Blueberries need six to eight hours of full sun in all but the hottest climates, so proper watering is essential to keep your fruit plump. Water as needed, so the soil stays moist (but never soggy) and cool to a depth equal to the length of your index finger. Overwatering inhibits nutrient and water absorption. Water so the entire root area is moistened and containers leak water from their drainage holes.

High temperatures, high winds and low rainfall mean your berries will need more water. Additionally, containers dry out much faster than ground soil, so be sure to adjust watering accordingly. A thin layer of mulch on the soil surface helps retain moisture. If your area has alkaline water, offset the pH with 2 teaspoons of household vinegar per 1 gallon of water.

Feeding Blueberries

Using the right fertilizer at the right time supports your plants' beauty and fruit. Without the extra nutrients blueberry plants prefer, leaves and berries disappoint. Blueberry roots are sensitive to overfertilizing, so don't overdo it, and always water bushes before and after fertilizing. Feed established blueberries as growth begins in early spring, and feed again six weeks later.

Fertilizers designed for acid-loving plants provide the nutrients blueberries need. Lilly Miller Rhododendron Evergreen & Azalea Food delivers complete nutrition for up to four months and helps acidify soil. Application amounts vary based on plant and container size, so follow label directions closely.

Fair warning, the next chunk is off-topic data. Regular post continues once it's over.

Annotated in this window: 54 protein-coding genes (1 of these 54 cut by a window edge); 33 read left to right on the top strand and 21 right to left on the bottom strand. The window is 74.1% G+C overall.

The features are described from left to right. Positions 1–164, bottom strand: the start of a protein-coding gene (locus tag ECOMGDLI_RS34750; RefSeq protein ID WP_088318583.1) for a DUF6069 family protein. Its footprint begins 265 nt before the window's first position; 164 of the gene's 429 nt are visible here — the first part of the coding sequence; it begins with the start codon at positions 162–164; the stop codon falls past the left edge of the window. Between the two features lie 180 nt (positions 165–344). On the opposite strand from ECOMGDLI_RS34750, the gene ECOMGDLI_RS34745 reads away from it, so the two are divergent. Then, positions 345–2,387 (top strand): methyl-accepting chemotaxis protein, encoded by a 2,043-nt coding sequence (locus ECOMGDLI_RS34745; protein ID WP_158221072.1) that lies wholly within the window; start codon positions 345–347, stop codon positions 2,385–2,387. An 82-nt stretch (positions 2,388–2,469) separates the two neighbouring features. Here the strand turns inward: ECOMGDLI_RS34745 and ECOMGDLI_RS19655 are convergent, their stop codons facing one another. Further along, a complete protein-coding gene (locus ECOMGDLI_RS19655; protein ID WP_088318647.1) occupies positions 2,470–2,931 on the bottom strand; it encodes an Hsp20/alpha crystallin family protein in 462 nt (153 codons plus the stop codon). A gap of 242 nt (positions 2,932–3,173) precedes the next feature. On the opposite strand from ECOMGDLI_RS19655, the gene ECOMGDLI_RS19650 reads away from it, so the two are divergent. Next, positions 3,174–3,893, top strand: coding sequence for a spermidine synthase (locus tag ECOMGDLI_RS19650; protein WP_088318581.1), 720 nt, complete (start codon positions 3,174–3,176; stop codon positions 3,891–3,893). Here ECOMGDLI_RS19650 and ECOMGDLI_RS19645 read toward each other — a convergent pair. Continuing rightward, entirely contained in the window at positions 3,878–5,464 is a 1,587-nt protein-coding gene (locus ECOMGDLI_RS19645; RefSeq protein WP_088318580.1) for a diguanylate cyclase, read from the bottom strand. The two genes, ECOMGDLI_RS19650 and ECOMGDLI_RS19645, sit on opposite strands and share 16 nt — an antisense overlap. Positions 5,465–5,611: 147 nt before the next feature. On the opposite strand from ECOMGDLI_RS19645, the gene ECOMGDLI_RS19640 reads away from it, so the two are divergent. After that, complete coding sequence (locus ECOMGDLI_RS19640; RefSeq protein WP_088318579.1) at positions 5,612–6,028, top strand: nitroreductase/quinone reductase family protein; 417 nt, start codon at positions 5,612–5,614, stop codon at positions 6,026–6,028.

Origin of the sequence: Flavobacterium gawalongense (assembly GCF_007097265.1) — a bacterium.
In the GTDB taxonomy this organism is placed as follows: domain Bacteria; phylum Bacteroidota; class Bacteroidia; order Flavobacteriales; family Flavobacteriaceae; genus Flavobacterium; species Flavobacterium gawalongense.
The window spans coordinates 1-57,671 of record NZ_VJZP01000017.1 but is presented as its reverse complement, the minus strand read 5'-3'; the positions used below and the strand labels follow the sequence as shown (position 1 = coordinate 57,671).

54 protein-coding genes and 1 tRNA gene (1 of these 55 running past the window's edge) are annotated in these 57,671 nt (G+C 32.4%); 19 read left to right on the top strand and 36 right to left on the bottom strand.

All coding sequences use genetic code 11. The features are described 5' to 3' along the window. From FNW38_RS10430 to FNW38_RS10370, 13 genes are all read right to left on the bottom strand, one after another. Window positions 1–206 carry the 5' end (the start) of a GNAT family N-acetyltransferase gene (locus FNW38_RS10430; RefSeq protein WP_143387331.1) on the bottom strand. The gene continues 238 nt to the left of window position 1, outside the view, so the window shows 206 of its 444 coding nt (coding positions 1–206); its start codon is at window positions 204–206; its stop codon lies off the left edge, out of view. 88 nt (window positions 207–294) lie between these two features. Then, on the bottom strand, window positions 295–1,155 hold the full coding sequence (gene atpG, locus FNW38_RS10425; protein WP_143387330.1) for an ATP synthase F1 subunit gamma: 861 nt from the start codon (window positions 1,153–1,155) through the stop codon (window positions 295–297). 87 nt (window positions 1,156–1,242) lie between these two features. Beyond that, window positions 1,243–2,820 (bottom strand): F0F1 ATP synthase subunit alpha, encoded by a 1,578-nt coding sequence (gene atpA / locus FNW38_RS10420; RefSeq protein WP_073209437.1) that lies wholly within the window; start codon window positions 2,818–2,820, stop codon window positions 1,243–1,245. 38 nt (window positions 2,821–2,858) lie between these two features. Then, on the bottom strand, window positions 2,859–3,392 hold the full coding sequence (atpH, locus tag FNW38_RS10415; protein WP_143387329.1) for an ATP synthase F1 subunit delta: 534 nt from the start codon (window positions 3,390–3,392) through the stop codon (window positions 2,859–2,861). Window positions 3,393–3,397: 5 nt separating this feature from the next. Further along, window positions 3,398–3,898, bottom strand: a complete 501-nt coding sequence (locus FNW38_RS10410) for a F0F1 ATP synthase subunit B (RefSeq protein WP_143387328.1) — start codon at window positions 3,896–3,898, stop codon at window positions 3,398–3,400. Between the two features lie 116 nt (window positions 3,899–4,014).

Pruning for More Berries

Blueberries in a Bowl
Blueberries flower and bear fruit each year on wood grown the previous growing season. Stems become unfruitful as they age. Each year, remove two or three of the oldest stems all the way to the ground, and prune back budless tips. Annual pruning keeps blueberries productive and encourages fresh, vibrant growth for the following year.

Prune bushes in late winter, while blueberries are dormant and their large buds stand out. Prune about 1/4 inch above healthy buds, using sharp bypass pruners for crisp, angled cuts. Limit major pruning to a late-winter session — but don't hesitate to snip plenty of berry-laden stems for summertime bouquets.

By choosing the right blueberry bushes for your garden, amending your soil and providing the proper care, you'll be able to enjoy the fruits of your labor for years to come.

Pennington and Smart Seed are registered trademarks of Pennington Seed, Inc.